New association president hopes to improve Va. beef marketing
ATKINS, Va. — Jason Pratt, the incoming president of the Virginia Cattlemen’s Association, learned a life lesson as a summer intern with the Natural Resources Conservation Service that bodes well for the industry he leads.
“Every farm out there is different,” he said during an interview at his family’s farm here in Smyth County, Va. “They have different resources. They have different problems.”
Pratt wants to see VCA both bring the state’s beef producers marketing options and tell the positive story of beef to consumers and legislators on both the state and federal level. He points to a lot of false information that is out there about this key industry and blames much of it on social media.
“As cattle producers, we must find common ground and work together to tell why our product is the most safe, wholesome and nutritious product on the shelf,” he said.
Pratt sees being VCA president as a big honor, saying the association had some influential leaders before he became president.
He traced ways the association has changed in the past 20 years with the industry.
Back then, he said, efforts were to improve marketing, to add value to beef. Producers have gone from taking un-weaned calves to auction barns to selling loads of weaned, vaccinated and often co-mingled loads using new technologies that lessen stress on man and beast.
“We didn’t have the political connections then,” he said. “In the last 10 years we have come to understand the importance cattle have on Virginia revenue.”
The association has worked, he indicated, to convey this to legislators and to work for ways government can protect this revenue stream. He pointed to successful efforts that have kept farmers from having to fence livestock out of all streams and springs.
Pratt pointed to agriculture enterprises that provide entertainment such as pumpkin patches that attract families several generations away from life on the farm, He sees these as ways those farmers have found to educate the public. He would like to find way cattle producers can do this.
He also wants to educate the public that is against using antibiotics to treat sick animals. He likened giving an antibiotic to a sick cow or calf to treating a sick pet or even a sick child. It is done to help the animal heal, he maintained, saying it was making animal care more humane.
Pratt believes VCA has the people and resources to successfully bring different segments of the industry to continue working together for the good of all members.
Pratt and his dad, C.W., operate Pratt Cattle Company on about 1,500 acres of rugged land in the mountains of Southwest Virginia. The farm sites are spread across Grayson County, home to the state’s highest peaks, Mt. Rogers and Whitetop, and neighboring Smyth County.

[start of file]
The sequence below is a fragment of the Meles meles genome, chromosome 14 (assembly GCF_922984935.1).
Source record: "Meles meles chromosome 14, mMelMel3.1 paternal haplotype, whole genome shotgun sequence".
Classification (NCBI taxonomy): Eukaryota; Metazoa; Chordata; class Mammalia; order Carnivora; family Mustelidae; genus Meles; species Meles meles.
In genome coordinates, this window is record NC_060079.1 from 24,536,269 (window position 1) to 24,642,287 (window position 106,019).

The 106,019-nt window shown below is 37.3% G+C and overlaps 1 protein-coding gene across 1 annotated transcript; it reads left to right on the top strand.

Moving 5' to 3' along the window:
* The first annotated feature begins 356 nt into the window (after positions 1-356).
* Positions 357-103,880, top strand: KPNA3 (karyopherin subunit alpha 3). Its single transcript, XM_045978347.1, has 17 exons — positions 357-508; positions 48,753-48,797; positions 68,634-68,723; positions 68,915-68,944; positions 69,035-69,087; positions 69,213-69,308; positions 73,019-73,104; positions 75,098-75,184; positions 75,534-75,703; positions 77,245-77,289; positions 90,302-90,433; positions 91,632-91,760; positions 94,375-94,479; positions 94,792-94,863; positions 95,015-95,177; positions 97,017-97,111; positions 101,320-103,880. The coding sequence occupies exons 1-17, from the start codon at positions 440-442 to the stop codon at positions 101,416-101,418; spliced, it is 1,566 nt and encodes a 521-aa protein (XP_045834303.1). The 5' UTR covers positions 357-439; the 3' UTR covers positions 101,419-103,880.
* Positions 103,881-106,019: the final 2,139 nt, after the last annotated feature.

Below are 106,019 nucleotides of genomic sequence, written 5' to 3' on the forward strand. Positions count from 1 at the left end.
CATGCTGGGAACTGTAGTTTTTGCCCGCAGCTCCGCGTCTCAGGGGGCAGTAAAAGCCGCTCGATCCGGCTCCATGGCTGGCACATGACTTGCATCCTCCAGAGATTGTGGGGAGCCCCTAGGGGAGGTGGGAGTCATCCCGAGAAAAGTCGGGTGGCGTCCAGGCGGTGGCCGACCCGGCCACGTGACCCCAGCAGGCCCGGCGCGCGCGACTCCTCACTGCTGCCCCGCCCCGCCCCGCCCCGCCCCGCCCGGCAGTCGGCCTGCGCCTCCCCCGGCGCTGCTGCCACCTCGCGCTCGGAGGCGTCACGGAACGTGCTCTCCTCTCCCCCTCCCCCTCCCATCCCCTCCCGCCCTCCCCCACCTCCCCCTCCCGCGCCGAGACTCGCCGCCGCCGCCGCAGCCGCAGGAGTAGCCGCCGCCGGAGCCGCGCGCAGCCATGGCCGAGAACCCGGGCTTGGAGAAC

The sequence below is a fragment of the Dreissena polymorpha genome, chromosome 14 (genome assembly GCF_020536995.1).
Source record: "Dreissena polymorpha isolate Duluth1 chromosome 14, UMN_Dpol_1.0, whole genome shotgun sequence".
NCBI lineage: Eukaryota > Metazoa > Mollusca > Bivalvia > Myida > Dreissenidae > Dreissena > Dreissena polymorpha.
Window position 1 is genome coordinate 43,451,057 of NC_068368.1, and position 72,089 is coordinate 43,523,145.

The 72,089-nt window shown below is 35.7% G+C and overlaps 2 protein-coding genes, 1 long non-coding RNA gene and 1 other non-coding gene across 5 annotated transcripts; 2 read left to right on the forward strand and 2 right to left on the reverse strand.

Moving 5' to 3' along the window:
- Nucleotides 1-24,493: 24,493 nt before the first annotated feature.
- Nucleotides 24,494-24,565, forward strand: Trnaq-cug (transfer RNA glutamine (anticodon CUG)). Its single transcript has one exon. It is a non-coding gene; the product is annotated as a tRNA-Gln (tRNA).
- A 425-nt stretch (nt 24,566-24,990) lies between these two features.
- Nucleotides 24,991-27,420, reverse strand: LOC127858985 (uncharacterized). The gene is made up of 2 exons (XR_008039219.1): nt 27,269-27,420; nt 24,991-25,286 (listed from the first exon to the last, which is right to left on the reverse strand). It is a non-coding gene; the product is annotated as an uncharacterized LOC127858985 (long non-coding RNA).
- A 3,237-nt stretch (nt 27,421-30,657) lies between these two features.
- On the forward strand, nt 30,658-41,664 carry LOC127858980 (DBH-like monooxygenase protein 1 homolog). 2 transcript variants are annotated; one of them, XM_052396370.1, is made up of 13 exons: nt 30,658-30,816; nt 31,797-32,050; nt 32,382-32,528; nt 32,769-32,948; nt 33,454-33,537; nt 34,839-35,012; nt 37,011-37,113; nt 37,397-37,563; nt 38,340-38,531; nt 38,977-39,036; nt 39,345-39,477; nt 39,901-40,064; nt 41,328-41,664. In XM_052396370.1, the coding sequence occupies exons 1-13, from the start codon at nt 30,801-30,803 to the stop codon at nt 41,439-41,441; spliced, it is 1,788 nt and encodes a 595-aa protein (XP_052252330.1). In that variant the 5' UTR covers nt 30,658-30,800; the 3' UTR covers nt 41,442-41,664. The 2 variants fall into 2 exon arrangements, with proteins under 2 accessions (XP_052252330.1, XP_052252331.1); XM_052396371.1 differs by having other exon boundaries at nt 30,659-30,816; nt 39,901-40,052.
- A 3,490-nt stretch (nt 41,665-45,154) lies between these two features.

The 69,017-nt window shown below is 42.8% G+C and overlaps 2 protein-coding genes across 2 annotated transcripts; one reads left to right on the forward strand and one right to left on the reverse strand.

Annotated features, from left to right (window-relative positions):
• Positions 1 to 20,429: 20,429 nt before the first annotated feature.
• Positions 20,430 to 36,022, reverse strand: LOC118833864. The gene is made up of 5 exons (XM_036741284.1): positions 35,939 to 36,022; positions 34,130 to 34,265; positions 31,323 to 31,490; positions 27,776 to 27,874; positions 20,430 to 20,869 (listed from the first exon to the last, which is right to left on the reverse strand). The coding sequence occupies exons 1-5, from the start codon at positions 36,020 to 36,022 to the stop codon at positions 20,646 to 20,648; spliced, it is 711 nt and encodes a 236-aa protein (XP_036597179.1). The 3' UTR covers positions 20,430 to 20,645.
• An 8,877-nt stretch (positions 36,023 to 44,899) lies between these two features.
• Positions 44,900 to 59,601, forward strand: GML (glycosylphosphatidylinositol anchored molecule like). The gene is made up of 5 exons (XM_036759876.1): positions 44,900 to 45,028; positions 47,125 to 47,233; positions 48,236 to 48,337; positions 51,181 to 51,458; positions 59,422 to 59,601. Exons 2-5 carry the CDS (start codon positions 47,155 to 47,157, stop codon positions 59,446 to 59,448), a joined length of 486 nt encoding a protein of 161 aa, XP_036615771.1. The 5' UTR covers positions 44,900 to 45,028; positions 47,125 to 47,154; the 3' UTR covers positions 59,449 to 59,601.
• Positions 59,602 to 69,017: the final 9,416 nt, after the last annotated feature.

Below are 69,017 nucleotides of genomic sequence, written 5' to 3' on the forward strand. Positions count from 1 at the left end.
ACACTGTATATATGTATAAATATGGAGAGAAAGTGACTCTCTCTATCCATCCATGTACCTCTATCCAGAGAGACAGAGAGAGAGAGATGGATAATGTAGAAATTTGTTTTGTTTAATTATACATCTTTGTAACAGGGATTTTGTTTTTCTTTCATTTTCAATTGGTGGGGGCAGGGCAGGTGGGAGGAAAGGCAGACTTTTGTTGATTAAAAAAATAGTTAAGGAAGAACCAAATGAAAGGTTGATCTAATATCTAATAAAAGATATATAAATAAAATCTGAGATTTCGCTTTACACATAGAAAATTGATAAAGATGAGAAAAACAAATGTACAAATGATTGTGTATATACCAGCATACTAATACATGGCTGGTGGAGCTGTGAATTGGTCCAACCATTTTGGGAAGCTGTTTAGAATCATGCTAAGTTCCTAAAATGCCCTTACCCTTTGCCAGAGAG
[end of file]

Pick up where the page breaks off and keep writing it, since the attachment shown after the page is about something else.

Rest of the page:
Their approach is an example of every farm being different. Rather than large tracts of level pasture, they graze small herds of 20 to 30 cows on small mountain boundaries. Pratt said it takes an hour and 20 minutes driving to check cattle on all of them.
“Large pastures in this area are very challenging to rent here,” he said. “There is a lot of competition here in grazing.”
The Pratts’ approach has resulted in a seed stock operation where they market 100 registered bulls and 50 registered females yearly. They hold two on-farm auctions each year, their Black Friday sale the day after Thanksgiving and their spring sale on the first Saturday in April.
Pratt said the purebred operation goes back to his dad’s 1964 FFA project. C.W. purchased his first registered Angus heifer on Christmas Eve that year. He was growing up on a Grade-C dairy farm and did not want a life milking, his son said. The Pratts now have a 250 head cow/calf operation.
They breed for both fall and spring calving seasons, using AI one time after cows and heifers have been synchronized. This lets them use the elite genetics available within the breed. On the next cycle, they are turned out with clean-up bulls.
Pratt talks about his Christian faith as easily and openly as he does his farming. It forms the base for the farming, his conversation reveals.
“We try to take whatever the Good Lord gives us and see what works, he said. “We didn’t plan it. The Good Lord put it in our laps. Probably if I had planned, my plan wouldn’t have worked.”
These gifts do include the land, soil and varying water resources.
They have worked with NRCS and the local Soil and Water District to develop and use their springs and streams wisely.
Pratt sees one major mistake in the approach to eliminating shade for cattle as these were developed. Farm advisors said cattle do not need shade.
The cows said “yes, we do.” They huddled under the remaining trees for relief from the heat of summer and killed the trees. He is now seeking ways to provide shade.
The Pratts do not use much intense rotational grazing due to their pasture sizes, he reported. They seek to manage the pastures, using placement of water and minerals to let the cattle find their own way over the land.
Even as this Virginia Tech grad is dealing with his own unique farming system, Pratt is pondering how to tell the consumer about the importance and benefits of beef as a protein source. He believes relying on facts proven by research and science is the way to go.